'Christmas Tale,' 'Class' also nab honors

“Seraphine,” a modestly budgeted biopic of Gallic painter Seraphine de Senlis, took top honors Friday at France’s 34th Cesar Awards, with seven nods including film, original screenplay and actress for Yolande Moreau.

Moreau previously won two Cesars for “When the Sea Rises,” which she starred in and co-directed with Gilles Porte in 2004.

“I would like to thank Seraphine, who disappeared during the 1930s Depression but apparently is getting her luck back from this crisis,” said thesp-turned-helmer Martin Provost.

Another strong contender in the film category was “Public Enemy Number One,” the biopic about French bank robber Jacques Mesrine, which had garnered a record 10 noms. The pic ended up with three Cesars, including director for Jean-Francois Richet and actor for Vincent Cassel.

BAFTA foreign-film winner “I’ve Loved You So Long” garnered nods for first film for helmer Philippe Claudel and supporting actress Elsa Zylberstein.

Jean-Paul Roussillon won supporting actor laurels for his turn as a family patriarch in Arnaud Desplechin’s “A Christmas Tale.”

Known for playing rebellious tough guys, Cassel was previously nommed for Cesars for Jacques Audiard’s “Read My Lips” and Mathieu Kassovitz’s “Hate.”

Palme d’Or winner and Oscar foreign-language film nominee “The Class” nabbed adapted screenplay.

Thesp Sean Penn was in attendance to present the best pic nod and rep “Into the Wild” in the foreign-film category, but the pic lost to Israeli animated doc “Waltz With Bashir.”

Famed French producer Claude Berri, who died in January, was honored during the ceremony, drawing a standing ovation.

Dustin Hoffman accepted the lifetime achievement award from “Last Chance Harvey” castmate Emma Thompson.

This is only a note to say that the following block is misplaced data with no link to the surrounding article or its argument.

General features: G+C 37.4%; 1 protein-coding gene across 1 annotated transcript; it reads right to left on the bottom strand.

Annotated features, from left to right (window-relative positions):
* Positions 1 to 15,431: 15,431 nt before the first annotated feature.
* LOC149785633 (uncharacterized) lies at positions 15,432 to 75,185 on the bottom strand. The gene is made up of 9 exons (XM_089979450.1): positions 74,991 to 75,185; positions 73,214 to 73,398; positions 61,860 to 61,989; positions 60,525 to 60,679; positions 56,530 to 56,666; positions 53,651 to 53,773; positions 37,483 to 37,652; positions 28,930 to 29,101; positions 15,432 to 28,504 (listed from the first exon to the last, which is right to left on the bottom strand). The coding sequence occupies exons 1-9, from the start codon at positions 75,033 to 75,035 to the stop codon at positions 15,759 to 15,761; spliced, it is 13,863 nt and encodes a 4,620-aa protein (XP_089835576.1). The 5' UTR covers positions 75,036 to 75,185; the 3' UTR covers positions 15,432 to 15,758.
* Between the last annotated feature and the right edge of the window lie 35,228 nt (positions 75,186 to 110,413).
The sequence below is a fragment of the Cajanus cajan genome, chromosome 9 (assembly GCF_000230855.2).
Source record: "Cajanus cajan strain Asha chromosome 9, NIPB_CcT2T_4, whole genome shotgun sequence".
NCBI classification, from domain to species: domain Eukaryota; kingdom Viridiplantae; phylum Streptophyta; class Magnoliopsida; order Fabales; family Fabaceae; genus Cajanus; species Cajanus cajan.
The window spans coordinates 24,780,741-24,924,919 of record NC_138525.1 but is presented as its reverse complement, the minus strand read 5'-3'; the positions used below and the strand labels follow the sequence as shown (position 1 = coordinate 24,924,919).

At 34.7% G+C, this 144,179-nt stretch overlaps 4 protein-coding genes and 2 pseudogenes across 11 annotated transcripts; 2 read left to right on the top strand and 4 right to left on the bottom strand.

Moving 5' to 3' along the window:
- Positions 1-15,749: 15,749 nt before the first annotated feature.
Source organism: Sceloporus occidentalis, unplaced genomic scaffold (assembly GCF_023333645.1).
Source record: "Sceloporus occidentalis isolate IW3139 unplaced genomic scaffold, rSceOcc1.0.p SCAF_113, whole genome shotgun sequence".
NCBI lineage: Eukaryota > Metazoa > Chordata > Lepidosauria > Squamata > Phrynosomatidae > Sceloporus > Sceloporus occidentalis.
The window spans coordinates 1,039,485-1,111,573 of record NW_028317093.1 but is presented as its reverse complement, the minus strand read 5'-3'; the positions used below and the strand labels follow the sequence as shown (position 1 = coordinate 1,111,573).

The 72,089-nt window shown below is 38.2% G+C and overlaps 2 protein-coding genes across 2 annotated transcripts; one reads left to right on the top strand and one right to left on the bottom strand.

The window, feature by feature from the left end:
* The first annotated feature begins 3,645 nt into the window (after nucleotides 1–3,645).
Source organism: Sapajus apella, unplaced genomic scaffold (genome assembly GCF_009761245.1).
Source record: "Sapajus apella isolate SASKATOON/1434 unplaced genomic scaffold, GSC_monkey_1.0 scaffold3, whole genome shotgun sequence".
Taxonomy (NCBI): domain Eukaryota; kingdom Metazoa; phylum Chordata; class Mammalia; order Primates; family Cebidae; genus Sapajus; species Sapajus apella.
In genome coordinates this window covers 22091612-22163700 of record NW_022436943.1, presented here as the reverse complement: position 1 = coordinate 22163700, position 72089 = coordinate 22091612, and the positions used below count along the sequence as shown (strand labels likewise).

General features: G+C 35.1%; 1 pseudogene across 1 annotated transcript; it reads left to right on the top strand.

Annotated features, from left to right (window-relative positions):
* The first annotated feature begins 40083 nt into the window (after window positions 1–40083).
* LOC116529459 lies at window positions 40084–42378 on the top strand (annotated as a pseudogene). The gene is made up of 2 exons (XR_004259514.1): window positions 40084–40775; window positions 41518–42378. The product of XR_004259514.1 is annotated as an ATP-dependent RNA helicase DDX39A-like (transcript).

“One day, as I was in therapy and I said, ‘Jesus, the only time I ever felt centered in my life is when I’m playing someone else,’ ” said Hoffman, in tears. “There is a corpse inside of us all, and that corpse represents the person we’re not; and acting allows me to know that person better.”

Cesars awards went to:

FILM
“Seraphine,” Martin Provost

ACTRESS
Yolande Moreau, “Seraphine”

ACTOR
Vincent Cassel, “Public Enemy Number One”

DIRECTOR
Jean-Francois Richet, “Public Enemy Number One”

ORIGINAL SCREENPLAY
Martin Provost, “Seraphine”

ADAPTED SCREENPLAY
Laurent Cantet, Francois Begaudeau, Robin Campillo, “The Class”

FIRST FILM
“I’ve Loved You So Long,” Philippe Claudel

SUPPORTING ACTRESS
Elsa Zilberstein, ” I’ve Loved You So Long”

SUPPORTING ACTOR
Jean-Paul Roussillon, “A Christmas Tale”

BREAKTHROUGH PERFORMANCE, ACTRESS
Deborah Francois, “The First Day of the Rest of Your Life”

BREAKTHROUGH PERFORMANCE, ACTOR
Marc-Andre Grondin, “The First Day of the Rest of Your Life”

ORIGINAL SCORE
Michael Galasso, “Seraphine”

CINEMATOGRAPHY
Laurent Brunet, “Seraphine”

COSTUME DESIGN
Madeline Fontaine, “Seraphine”

EDITING
Sophie Reine, “The First Day of the Rest of Your Life”

FOREIGN FILM
Ari Folman, “Waltz With Bashir”

DOCUMENTARY FEATURE
“The Beaches of Agnes,” Agnes Varda

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